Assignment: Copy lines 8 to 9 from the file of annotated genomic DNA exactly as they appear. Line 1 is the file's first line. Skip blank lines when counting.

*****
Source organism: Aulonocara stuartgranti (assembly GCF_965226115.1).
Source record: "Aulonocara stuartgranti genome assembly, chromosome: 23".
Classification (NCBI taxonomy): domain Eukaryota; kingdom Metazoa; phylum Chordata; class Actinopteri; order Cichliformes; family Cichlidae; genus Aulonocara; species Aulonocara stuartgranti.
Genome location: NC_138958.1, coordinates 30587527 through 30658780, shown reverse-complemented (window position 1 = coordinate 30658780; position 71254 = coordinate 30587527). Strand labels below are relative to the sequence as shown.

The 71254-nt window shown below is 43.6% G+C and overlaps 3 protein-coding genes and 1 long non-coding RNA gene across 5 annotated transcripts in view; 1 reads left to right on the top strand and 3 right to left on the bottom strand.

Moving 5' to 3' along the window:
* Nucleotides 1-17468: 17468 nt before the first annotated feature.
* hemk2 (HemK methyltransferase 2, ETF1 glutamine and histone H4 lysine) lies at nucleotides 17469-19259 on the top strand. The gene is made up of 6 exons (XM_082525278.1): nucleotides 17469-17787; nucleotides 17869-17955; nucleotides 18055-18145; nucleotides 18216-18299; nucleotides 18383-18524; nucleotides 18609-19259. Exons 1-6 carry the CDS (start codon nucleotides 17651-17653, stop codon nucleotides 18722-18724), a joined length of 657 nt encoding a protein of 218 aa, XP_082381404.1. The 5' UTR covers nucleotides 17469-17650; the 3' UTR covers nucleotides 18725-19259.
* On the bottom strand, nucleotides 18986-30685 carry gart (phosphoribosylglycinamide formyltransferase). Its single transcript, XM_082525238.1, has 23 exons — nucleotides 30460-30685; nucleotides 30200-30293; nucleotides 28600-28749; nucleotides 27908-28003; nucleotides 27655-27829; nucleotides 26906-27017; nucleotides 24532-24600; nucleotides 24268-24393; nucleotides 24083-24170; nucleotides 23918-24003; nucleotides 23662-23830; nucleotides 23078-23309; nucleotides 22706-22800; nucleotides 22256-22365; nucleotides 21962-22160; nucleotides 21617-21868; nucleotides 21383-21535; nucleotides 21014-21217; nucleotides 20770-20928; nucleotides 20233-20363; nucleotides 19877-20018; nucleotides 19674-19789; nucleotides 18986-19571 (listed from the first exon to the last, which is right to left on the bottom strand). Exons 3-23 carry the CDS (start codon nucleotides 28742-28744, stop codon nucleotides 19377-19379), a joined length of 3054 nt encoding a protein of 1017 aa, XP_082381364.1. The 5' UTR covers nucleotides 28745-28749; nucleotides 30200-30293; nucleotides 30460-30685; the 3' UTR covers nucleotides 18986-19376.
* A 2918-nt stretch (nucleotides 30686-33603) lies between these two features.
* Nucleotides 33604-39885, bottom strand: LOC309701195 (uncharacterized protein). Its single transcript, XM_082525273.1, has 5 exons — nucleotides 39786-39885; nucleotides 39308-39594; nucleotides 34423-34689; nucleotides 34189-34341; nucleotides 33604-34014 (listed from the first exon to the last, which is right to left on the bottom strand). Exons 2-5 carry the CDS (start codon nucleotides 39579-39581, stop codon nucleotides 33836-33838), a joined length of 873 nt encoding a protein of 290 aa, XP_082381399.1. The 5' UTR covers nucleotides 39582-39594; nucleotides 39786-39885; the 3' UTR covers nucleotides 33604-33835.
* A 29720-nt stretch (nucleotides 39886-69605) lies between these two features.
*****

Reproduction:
* hemk2 (HemK methyltransferase 2, ETF1 glutamine and histone H4 lysine) lies at nucleotides 17469-19259 on the top strand. The gene is made up of 6 exons (XM_082525278.1): nucleotides 17469-17787; nucleotides 17869-17955; nucleotides 18055-18145; nucleotides 18216-18299; nucleotides 18383-18524; nucleotides 18609-19259. Exons 1-6 carry the CDS (start codon nucleotides 17651-17653, stop codon nucleotides 18722-18724), a joined length of 657 nt encoding a protein of 218 aa, XP_082381404.1. The 5' UTR covers nucleotides 17469-17650; the 3' UTR covers nucleotides 18725-19259.
* On the bottom strand, nucleotides 18986-30685 carry gart (phosphoribosylglycinamide formyltransferase). Its single transcript, XM_082525238.1, has 23 exons — nucleotides 30460-30685; nucleotides 30200-30293; nucleotides 28600-28749; nucleotides 27908-28003; nucleotides 27655-27829; nucleotides 26906-27017; nucleotides 24532-24600; nucleotides 24268-24393; nucleotides 24083-24170; nucleotides 23918-24003; nucleotides 23662-23830; nucleotides 23078-23309; nucleotides 22706-22800; nucleotides 22256-22365; nucleotides 21962-22160; nucleotides 21617-21868; nucleotides 21383-21535; nucleotides 21014-21217; nucleotides 20770-20928; nucleotides 20233-20363; nucleotides 19877-20018; nucleotides 19674-19789; nucleotides 18986-19571 (listed from the first exon to the last, which is right to left on the bottom strand). Exons 3-23 carry the CDS (start codon nucleotides 28742-28744, stop codon nucleotides 19377-19379), a joined length of 3054 nt encoding a protein of 1017 aa, XP_082381364.1. The 5' UTR covers nucleotides 28745-28749; nucleotides 30200-30293; nucleotides 30460-30685; the 3' UTR covers nucleotides 18986-19376.